In France, the idea of the righteous agrarian freedom fighter doesn't provoke laughter as it would in the U.S. The nation cheers when the farmer-firebrand José Bové bashes in a MacDonald's. It is the French way of showing solidarité for the farmer, who occupies a cherished position in French culture as the embodiment of the country's agrarian heritage. Recently, some wine growers in France have promised to do Bové one better by taking up arms to force the government to raise the price of wine.
The Union for Viticultural Action, or Crav, has sent a video message to President Nicolas Sarkozy. In it, balaclava-clad vintners threaten that "blood will flow" unless the farmers can earn a decent living from their vineyards. Crav is serious: they have exploded small bombs in grocery stores and have hijacked a truck containing foreign wine. Instead of increasing prices, the European Commission has proposed tearing up acres of vines across Europe as part of the effort to reduce Europe's wine surplus.
Of all regions in France, Languedoc is the one that could most afford to cut back on its grape cultivation, and is a target of the EC's plan. The region grows about a quarter of the vines in France, and produces some 60% of the vin de pays, or common wine priced to be drunk daily. According to the Oxford Companion to Wine, Languedoc is "the land of the proud peasant farmer," and the farmers that make up Crav qualify for that distinction.
Observing changes in the American wine drinking market can give some idea of what's driving the Languedoc farmers' anger. For Americans, French wine is confusing: the bottles have complicated labels with hard to pronounce names. Most people have no notion of the differences among the French wine regions and don't know which grapes are grown where or what the influence of terrior might be. If the average wine drinker can't read the label, he can't decide which simple vin de pays might be nice with tonight's takeout chicken.
But Americans understand, and therefore buy, Australian shiraz and Napa Valley cabernet. The wines are sold everywhere, the labels are simple and attractive and the prices are either low or easy to justify. To a certain extent, some grape varieties have become like Popsicle flavors. Put "merlot" on the label, and you take the guesswork out of buying wine.
Simplicity in the store carries through to the glass as well. Australian, American and other New World wines can be very fruit forward, with a lush opulence on the palate and high alcohol content to match. This style has proved popular with drinkers and critics stateside. Simple labels, plus easy drinking wine, plus increased interest in wine in the U.S. equals bottles sold: it's a smart way to sell it, and makes producers happy.
The happiness isn't shared everywhere, of course. French and other Old World wines can be subtle, reveling in the glories of their distinct terrior, but these distinctions and these qualities can be lost on the American palate, particularly for budget-priced wine.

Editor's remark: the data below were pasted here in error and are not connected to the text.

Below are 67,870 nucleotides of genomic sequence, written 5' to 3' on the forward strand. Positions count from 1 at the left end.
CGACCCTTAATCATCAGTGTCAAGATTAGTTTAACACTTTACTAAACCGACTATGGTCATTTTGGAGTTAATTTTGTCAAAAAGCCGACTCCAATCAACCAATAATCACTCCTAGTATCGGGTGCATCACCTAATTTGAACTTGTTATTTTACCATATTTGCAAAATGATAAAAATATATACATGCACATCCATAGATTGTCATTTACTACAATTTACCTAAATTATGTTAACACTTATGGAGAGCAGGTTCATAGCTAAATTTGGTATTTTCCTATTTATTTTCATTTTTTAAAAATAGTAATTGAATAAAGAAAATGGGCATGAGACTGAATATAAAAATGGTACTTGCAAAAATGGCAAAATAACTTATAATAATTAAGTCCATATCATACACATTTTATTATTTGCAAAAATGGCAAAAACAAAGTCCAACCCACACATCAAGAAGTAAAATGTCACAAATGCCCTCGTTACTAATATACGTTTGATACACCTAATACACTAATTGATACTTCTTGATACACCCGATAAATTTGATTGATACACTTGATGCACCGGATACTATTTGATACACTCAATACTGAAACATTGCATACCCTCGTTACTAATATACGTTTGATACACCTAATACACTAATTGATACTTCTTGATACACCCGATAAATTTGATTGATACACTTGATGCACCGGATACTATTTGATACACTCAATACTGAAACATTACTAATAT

Langedoc producers are also very unlucky they do not own land in Burgundy or Bordeaux, where canny growers produce pedigreed wines that are as luxe and sought after as Lamborghinis and priced accordingly. Not only do these producers and negociants have a product worth coveting, they also know how to create a marketable mystique.
What to do for the farmers of Languedoc, after the violent rabble-rousers are stopped? Film a French sequel to Sideways, where two lovable screw-ups drink a swath from the Rhone River to the Pyrenees and rhapsodize about Roussillon, therefore fueling the export market's thirst for Languedoc wines? Getting French scientists on the stick to create a petroleum alternative from Grenache grapes, thereby solving the world's energy crisis and making French farmers the planet's heroes, and not just French ones?
There have been some efforts to promote French wines stateside, such as magazine ads reminding everyone to buy real Champagne from France, not sparkling wine from some other region. Last summer some jaunty ads for Beaujolais were incongruously plastered on buildings in my Bed-Stuy neighborhood. (Memo to the French Ministry of Trade: try Manhattan) Even if these attempts have little effect, an effort by growers' associations and importers to move the wines in the U.S. might convince the farmers to keep their guns in their sheds at least until they see the financial results.
Perhaps the farmers should just give in to the Penguin - the Little Penguin, that is. Just as cartoon characters work to sell breakfast cereal on Saturday mornings, a winsome drawing has stood producers of cheap Australian wine in good stead. But if Crav doesn't like cute (and militants never like cute) it could help to just make the labels easier to understand. I was in a wine store a few days ago, scratching my head in the Burgundy aisle and deciding whether I could spend more than I should. Many of the midrange wines I studied were labeled "pinot noir" in defiance of tradition, which omits the name of the grape. Americans like to know the varietal, and Burgundy growers have proven willing to steer them to their offerings by stating what's in the bottle.
Maybe the Languedoc farmers' real problem is the U.S.: Americans don't like terrorists, so it would be advisable to tear off the balaclavas, hire a team of Disney animators, and start to experiment. If it won't hurt their pride too much, perhaps the peasant farmers of Languedoc can direct their energy to increasing their wine's presence on dinner tables abroad, and allow jumpy French grocers and truckers to relax.